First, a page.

And there's this bit of misdirection. NuStar isn't expanding capabilities just based on the hope of lifting the oil export ban: they are gearing up to export "refined products". Reuters - The port of Corpus Christi, Texas, is undergoing its biggest expansion in years as energy companies hurriedly add docks so they can ship more crude to other U.S. ports - and perhaps one day to foreign locales as well. Pipeline company NuStar Energy LP has added a third ship dock, doubling its loading capacity to 400,000 barrels per day at the port, which is near the Eagle Ford formation in south Texas, one of the most productive oil fields in the world. The addition, which went into operation in mid-February and was shown to the media on Thursday, means NuStar's operation can handle Panamax-class vessels, which can carry 350,000 to 500,000 barrels, at loading rates of up to 30,000 barrels per hour.

NuStar can now jump into the global crude game if the decades-old U.S. ban on crude exports is lifted. Many oil producers favor repealing the ban now that domestic oil output has surged to a 25-year high. "Everyone's always worried about supply going down and so you keep the reserves," he said. "But you've got to give the producers incentive to produce. You ought to let them export." "Crude is such a political thing," he said with a sigh.

In February 2012, shipments at the Corpus Christi port approached just 4,000 barrels per day, according to port data. That rose to 319,694 bpd in February 2013 and 345,632 bpd two months ago, largely because of shipments to refining centers in Houston and Louisiana, the data showed. In the interim, pipelines started up to move crude from the Eagle Ford oil patch to those markets, as well as to Corpus Christi.
User avatar
ROCKMAN
Expert
Expert
 
Posts: 11343
Joined: Tue 27 May 2008, 03:00:00
Location: TEXAS

Re: Lifting The US Crude Export Ban

Unread postby Graeme » Thu 29 May 2014, 19:37:33

IHS report highlights benefits of lifting US oil export ban

Ending the US ban on crude oil exports could raise the country’s production by more than 1m barrels a day, according to IHS, a consultancy.

In a study released on Thursday morning, IHS argued that allowing exports would improve the fit between crude production and refining capacity in the US, and narrow the price differential between US oil benchmarks and their internationally traded counterparts, helping production companies to expand their output by an average of 1.2m b/d during 2016-30.

The consultancy also suggested that allowing crude exports would create or support almost 1m jobs by 2018, and have a modest downward effect on US retail petrol prices.

Daniel Yergin, IHS vice-chairman, said the export ban first introduced in 1975 had made sense only to support the US oil price controls of the 1970s, but had been redundant for decades since those controls were abolished in 1981.

He added that the near-total ban on US crude exports was threatening to create “gridlock” in the industry, because the shale revolution had led to a growing mismatch between booming production of light sweet (low sulphur) oil, and the refining capacity configured to process that crude most effectively.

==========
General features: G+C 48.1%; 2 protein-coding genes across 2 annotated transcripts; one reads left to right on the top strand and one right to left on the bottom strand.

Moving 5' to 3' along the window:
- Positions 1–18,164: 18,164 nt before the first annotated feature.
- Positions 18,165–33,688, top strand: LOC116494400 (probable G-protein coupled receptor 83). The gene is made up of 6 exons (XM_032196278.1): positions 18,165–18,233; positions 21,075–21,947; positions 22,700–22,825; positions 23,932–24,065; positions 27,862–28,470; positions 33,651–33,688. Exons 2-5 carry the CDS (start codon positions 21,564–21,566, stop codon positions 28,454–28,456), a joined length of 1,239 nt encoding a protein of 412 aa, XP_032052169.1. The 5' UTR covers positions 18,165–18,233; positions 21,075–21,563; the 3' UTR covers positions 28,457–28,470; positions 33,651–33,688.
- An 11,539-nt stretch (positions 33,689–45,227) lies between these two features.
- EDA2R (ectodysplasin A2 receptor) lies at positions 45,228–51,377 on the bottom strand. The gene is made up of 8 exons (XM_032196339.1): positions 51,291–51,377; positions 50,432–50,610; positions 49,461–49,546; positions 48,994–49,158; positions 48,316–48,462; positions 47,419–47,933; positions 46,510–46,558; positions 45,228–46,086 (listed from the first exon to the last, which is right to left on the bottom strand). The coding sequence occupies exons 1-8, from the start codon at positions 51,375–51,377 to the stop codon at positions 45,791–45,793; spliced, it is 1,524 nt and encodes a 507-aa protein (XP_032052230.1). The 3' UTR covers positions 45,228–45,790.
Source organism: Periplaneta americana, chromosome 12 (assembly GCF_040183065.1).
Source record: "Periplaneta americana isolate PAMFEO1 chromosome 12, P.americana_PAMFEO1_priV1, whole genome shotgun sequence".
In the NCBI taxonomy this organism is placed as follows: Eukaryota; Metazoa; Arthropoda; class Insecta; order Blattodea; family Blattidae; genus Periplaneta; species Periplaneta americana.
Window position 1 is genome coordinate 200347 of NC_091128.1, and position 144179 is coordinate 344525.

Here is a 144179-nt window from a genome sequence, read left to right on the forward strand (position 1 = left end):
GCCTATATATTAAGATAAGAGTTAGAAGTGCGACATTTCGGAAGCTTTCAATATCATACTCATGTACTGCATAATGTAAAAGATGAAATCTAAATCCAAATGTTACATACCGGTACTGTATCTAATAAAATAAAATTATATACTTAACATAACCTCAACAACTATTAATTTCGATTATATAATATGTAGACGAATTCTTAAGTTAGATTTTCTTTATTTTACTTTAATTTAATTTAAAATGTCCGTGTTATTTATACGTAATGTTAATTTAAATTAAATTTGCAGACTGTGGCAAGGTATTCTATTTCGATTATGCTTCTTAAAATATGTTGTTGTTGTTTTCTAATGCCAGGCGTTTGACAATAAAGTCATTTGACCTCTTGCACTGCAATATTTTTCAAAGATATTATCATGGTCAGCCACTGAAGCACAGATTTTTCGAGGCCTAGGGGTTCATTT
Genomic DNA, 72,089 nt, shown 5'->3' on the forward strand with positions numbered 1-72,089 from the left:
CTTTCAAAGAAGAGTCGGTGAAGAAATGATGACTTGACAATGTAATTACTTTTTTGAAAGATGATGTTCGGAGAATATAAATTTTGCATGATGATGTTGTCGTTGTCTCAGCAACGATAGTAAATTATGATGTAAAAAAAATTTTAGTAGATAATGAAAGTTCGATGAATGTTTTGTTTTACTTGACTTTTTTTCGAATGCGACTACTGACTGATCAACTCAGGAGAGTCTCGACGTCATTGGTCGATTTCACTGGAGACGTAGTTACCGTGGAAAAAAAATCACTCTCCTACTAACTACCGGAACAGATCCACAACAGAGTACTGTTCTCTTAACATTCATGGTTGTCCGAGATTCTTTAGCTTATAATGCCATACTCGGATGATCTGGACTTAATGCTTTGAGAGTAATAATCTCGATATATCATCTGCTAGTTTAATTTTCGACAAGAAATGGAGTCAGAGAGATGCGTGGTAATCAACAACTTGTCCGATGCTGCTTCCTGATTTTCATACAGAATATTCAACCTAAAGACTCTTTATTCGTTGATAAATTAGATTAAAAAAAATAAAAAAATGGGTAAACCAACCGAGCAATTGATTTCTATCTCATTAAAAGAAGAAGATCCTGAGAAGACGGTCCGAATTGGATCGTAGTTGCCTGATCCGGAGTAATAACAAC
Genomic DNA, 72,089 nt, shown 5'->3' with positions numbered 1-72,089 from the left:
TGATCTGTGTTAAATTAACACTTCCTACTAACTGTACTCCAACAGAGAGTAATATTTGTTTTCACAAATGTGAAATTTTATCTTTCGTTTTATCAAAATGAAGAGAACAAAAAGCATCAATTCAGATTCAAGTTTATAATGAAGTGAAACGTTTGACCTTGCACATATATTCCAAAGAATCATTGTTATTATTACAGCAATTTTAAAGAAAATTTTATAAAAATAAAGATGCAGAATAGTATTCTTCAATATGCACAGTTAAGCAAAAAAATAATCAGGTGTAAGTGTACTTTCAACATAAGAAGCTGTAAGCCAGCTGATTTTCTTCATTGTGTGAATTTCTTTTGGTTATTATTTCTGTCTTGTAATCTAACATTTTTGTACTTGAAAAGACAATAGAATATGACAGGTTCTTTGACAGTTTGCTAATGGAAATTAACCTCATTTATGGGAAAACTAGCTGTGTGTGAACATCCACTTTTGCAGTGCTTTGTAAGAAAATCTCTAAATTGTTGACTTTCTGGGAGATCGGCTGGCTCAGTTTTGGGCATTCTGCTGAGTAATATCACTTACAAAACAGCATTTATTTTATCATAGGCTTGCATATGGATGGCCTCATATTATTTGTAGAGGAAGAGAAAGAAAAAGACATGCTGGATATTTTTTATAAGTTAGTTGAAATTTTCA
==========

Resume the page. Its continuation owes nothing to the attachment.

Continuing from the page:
FT
Human history becomes more and more a race between education and catastrophe. H. G. Wells.
Fatih Birol's motto: leave oil before it leaves us.
User avatar
Graeme
Fusion
Fusion
 
Posts: 13258
Joined: Fri 04 Mar 2005, 04:00:00
Location: New Zealand

Re: Lifting The US Crude Export Ban

Unread postby Graeme » Thu 23 Jul 2015, 17:11:26

Lift the ban, cook the climate

It’s not often environmental organizations and the American Petroleum Institute (API) agree. But, when it comes to the crude oil export ban, we begin from a remarkably similar starting point: removing the longstanding ban would result in increased oil drilling in the United States.

Recent analysis from Oil Change International has shown that removing the ban would result in increased oil drilling on the order of 476,000 barrels per day (bpd) by 2020, similar to API’s own estimate of 500,000 bpd. But the agreements start and end there. For API and its members, ever-increasing oil production and the profits that come with it seems to always be the goal, come hell or high water. For us at Oil Change International, protection of our communities and our climate is paramount. No bump in quarterly earnings for an oil company should ever take precedence over the imperative to tackle the greatest crisis in generations.

U.S. oil producers want an end to the export ban in order to gain access to international markets, which would raise the price they receive for their crude oil. Their rationale is obvious: they seek to increase their profits. The industry claims that eliminating the ban will also result in benefits to the consumer. They hail potential gas prices reductions that could come from lifting the ban, while ignoring the fact that the few cents per gallon potential decrease looks remarkably unimpressive when placed in the context of a highly volatile global market.